Oral history documents Indian women’s struggle

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September 11, 2013

Disinherited Generations:
Our Struggle to Reclaim Treaty Rights for First Nations Women and their Descendants
By Nellie Carlson & Kathleen Steinhauer
As told to Linda Goyette
Published by the University of Alberta Press
174 pages, $24.95

Reviewed by Joy Fisher

In her foreword, activist Maria Campbell calls this a “small and modest” book about “kitchen work” – revolutionary work by women that, in the end, always gets finished.

Through the recollections of two of the leaders of the Indian Rights for Indian Women movement, this book recounts the quarter-century struggle to regain treaty rights for First Nations women who “married out”— that is, married non-status First Nations or non-aboriginal men, thereby losing status as treaty Indians for themselves and their children.

Nellie Carlson and Kathleen Steinhauer grew up as friends in the prairies, both Cree women eligible for rights under Treaty Six. Signed in 1876 by their ancestors and representatives of the Crown, Treaty Six promised one square mile of land for each family of five in a permanent reserve, hunting and fishing rights, education benefits, health benefits and annual treaty payments. Beginning in 1951, only band members registered under the Indian Act had the legal right to live on-reserve, share in band resources, own or inherit property, vote for band council and chief and be buried on the reserve.

Under Section 12(1)(b), any First Nations woman who married a non-status Indian, a Metis man or a non-aboriginal man would lose her Indian status regardless of her ancestry. This often forced exile from a home community for First Nations women. Nellie Carlson lost her treaty rights when this section came into effect because her husband, Elmer Carlson, was Metis.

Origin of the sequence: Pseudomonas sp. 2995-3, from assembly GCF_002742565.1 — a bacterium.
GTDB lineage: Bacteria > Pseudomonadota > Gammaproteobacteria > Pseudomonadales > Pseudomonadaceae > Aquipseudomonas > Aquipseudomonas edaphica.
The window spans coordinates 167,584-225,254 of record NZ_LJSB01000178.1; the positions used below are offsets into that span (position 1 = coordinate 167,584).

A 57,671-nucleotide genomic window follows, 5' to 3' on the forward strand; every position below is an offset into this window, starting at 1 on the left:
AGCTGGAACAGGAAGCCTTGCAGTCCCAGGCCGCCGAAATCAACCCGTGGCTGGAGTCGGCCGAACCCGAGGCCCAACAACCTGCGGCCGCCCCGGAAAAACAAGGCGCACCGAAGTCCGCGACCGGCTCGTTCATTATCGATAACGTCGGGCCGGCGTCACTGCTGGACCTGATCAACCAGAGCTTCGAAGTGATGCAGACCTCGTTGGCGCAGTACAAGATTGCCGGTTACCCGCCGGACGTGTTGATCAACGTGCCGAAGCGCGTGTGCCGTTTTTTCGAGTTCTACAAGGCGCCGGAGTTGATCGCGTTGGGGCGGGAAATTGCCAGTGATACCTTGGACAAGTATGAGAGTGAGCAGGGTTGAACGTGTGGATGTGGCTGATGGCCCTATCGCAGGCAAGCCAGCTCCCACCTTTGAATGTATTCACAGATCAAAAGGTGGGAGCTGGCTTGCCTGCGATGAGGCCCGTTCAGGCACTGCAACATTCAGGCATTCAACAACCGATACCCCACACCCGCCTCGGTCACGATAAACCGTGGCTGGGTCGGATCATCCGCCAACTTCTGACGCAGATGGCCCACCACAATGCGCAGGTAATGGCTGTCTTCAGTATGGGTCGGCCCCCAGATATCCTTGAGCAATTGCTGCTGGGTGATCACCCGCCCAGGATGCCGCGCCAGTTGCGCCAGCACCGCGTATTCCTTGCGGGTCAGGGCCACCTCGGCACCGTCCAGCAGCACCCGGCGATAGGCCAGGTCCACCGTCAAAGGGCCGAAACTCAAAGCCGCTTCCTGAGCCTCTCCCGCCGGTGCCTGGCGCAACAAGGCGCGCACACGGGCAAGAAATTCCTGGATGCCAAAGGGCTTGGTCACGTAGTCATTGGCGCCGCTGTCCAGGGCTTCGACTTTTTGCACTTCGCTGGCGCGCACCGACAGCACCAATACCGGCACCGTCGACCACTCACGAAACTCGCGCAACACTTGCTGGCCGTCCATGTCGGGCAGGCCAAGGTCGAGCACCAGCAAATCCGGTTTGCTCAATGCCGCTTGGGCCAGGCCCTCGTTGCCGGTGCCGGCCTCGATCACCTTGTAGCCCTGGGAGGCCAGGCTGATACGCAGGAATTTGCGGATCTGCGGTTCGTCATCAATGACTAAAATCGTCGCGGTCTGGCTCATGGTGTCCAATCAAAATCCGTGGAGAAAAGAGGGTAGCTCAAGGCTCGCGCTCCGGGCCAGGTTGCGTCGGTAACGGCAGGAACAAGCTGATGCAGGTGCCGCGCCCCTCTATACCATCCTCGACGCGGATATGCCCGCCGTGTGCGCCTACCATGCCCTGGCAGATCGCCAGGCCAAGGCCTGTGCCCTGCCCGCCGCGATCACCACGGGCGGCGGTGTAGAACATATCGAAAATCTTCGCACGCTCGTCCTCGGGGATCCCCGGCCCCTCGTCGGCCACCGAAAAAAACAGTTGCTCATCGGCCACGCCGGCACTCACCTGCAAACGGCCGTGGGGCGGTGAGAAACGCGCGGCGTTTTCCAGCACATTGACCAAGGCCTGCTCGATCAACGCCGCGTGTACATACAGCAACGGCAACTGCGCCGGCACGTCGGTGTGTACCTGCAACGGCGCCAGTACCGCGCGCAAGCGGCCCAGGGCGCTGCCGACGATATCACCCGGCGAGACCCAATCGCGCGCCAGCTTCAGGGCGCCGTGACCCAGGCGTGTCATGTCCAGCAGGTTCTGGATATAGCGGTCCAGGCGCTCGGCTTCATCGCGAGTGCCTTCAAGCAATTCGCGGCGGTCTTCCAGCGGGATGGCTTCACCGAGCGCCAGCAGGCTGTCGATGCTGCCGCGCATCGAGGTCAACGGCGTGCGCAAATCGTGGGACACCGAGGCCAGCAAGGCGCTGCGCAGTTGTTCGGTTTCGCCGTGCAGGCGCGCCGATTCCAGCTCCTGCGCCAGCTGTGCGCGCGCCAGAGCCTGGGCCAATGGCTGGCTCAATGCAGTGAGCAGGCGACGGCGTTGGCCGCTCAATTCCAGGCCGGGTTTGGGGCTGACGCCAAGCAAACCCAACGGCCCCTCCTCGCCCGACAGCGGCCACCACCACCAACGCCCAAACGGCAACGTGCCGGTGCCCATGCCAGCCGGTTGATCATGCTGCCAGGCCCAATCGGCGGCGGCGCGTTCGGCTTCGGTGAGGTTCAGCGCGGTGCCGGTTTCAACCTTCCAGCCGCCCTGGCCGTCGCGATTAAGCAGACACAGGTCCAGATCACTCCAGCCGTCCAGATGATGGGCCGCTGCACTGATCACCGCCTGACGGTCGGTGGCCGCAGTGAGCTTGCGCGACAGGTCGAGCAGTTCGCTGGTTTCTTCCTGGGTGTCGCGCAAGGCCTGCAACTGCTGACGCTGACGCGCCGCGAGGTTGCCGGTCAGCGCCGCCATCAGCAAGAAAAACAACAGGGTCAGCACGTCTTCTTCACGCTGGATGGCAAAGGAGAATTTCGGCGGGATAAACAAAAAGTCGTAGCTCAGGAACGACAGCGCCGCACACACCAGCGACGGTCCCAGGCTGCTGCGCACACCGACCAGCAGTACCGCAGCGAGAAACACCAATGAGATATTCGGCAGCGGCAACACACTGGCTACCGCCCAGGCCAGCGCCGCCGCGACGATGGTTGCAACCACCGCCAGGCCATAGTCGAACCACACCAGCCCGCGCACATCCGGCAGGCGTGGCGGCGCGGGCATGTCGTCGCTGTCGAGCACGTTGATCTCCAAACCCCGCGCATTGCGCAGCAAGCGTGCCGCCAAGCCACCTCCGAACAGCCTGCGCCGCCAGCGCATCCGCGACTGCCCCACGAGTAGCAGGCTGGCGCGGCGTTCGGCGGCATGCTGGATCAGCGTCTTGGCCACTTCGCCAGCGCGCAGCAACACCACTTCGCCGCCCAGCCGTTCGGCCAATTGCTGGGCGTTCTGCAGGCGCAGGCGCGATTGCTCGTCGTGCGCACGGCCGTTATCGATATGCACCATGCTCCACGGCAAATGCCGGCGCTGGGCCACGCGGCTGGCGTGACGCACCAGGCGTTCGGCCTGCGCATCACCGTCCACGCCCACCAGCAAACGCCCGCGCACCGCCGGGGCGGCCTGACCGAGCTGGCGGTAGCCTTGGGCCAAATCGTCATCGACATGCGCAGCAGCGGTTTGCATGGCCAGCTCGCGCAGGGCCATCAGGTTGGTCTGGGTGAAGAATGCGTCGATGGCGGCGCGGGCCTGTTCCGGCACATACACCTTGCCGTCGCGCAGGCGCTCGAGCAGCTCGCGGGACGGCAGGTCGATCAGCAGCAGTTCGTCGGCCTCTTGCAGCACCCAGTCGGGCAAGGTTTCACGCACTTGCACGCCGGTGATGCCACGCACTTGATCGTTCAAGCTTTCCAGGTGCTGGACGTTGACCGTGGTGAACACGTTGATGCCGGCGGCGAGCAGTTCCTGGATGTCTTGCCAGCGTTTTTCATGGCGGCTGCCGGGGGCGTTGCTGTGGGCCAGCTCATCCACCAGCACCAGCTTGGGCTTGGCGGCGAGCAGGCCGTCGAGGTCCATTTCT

Kathleen Steinhauer lost her treaty rights when she married Gilbert Anderson, whose band had lost treaty rights under yet another provision of the Indian Act. When Anderson asked Steinhauer whether she was willing to give up her treaty rights to marry him, she replied: “Never mind. I’ll get them back.” Eventually, she did— and so did some 170,000 others who had lost their rights under Section 12(1)(b).

The struggle of these women to reclaim their rights for themselves and their children, and the network of First Nations women who worked with them in the Indian Rights for Indian Women movement, took decades and met with resistance not only from the government, but from some First Nations men, who referred to them as “squaw libbers,” and even from some women who had married status Indians, thereby retaining their rights, or, in some cases, gaining rights they were not previously entitled to.
Telling the story also took a long time. The conversations of the women with journalist Linda Goyette, then an Alberta resident, began in the fall of 2000 and ended in the summer of 2011. Nellie Carlson was 85 years old by the time the book was completed, and Kathleen Steinhauer was 80 when she died in 2012, shortly before its publication.

This is not an easy book to read for many reasons. Documented history is not as much fun as, say, historical fiction. Furthermore, it can be painful to focus on injustice, even when justice triumphs in the end. In addition, the repetitive nature of spoken history can be tedious as the subjects return to the same event or story again and again. But uncovering hidden history —and isn’t women’s history always hidden? — can also be like unearthing buried treasure. This book is a gem.

Joy Fisher graduated from the UVic writing program in June 2013.

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